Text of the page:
There are two major things you want to find out in an interview:
Looking at the candidate’s resume should reveal their training areas and technical experience/accomplishment. You can use this information as a starting point to probe the match of their technical acumen and your company’s needs.
I have found that my first and most important question is: “Take 2 minutes to tell me a little bit about yourself.” This question is not only an icebreaker, but also gives insight into personality, thinking process and potential cultural fit.
A question like “Take 2 minutes to introduce me to your research and the significance of its results” starts the conversation about what they have experienced and also tells you a bit about their personality and company fit.
First, you need to know your criteria for success. The successful candidate should have not only hard skills but also soft ones like communication ability, temperament, etc. The goal of the interview should be focused on verifying the presence of these skills and that this individual will work well with the current team.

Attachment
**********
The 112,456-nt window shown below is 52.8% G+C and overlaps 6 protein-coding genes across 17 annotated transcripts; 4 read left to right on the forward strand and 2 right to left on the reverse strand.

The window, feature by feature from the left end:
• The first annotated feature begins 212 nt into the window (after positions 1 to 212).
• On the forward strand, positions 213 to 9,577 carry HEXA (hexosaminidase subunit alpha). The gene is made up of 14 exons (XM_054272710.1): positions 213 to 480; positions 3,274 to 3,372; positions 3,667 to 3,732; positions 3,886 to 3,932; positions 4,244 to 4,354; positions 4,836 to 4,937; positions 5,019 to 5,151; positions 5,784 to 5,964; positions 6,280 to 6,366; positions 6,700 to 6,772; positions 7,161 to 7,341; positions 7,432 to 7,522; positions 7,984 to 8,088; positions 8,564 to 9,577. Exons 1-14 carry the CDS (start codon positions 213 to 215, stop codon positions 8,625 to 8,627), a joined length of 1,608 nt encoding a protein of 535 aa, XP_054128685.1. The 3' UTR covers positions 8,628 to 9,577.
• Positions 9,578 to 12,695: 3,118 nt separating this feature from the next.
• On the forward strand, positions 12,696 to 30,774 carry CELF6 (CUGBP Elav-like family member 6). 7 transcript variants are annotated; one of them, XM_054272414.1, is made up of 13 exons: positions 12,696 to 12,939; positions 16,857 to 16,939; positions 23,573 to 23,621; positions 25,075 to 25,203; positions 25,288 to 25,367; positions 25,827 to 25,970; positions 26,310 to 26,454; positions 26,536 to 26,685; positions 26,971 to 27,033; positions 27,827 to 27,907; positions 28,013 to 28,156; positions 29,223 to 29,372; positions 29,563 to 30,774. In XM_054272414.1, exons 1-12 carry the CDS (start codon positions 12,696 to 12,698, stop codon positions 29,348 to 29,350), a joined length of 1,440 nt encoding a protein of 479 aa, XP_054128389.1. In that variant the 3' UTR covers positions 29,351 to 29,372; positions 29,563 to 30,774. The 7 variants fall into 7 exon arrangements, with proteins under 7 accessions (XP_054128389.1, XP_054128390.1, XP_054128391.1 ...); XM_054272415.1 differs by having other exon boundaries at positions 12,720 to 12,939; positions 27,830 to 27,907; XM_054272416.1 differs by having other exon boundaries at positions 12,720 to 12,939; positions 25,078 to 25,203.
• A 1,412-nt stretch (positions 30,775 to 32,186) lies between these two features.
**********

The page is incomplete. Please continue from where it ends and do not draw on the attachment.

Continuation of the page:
Additionally, keep the distinction between the person’s contributions and their team’s contributions in prior roles. Have them answer questions like: How did you contribute to this goal? What responsibilities were you given/did you ask for? Also, learning details about specific incidents instead of having the candidate speak hypothetically can give insight into how they have behaved in the past. It's easy to construct a narrative when a question is leading or open-ended, but placing the question within the context and retelling of an event can yield a more direct response. This is for the best because if the interview is not frank, both parties could be making a costly mistake.
Ensure your tone and demeanor are conversational, not confrontational. Put applicants at ease. Make eye contact, establish rapport and find shared interests. Encourage conversation by asking to explain and elaborate on the resume. Clarify any employment gaps, job hopping or unusual job titles. Candidates look for the right company and job and you’re looking for the finest employee. Ask open-ended questions. Prepare questions in advance; improvise based on responses. Listen more, talk less, listen attentively. Pay attention to non-verbal cues such as posture, alertness. Note their homework about your company. Leave time for candidates to ask you questions. Provide insights about the company, your management style. Keep your questions focused on the job, work environment and not with personal life.
This article has been edited for length and clarity. The opinions expressed in this article are the author's own and do not necessarily reflect the view of their employer or the American Chemical Society.
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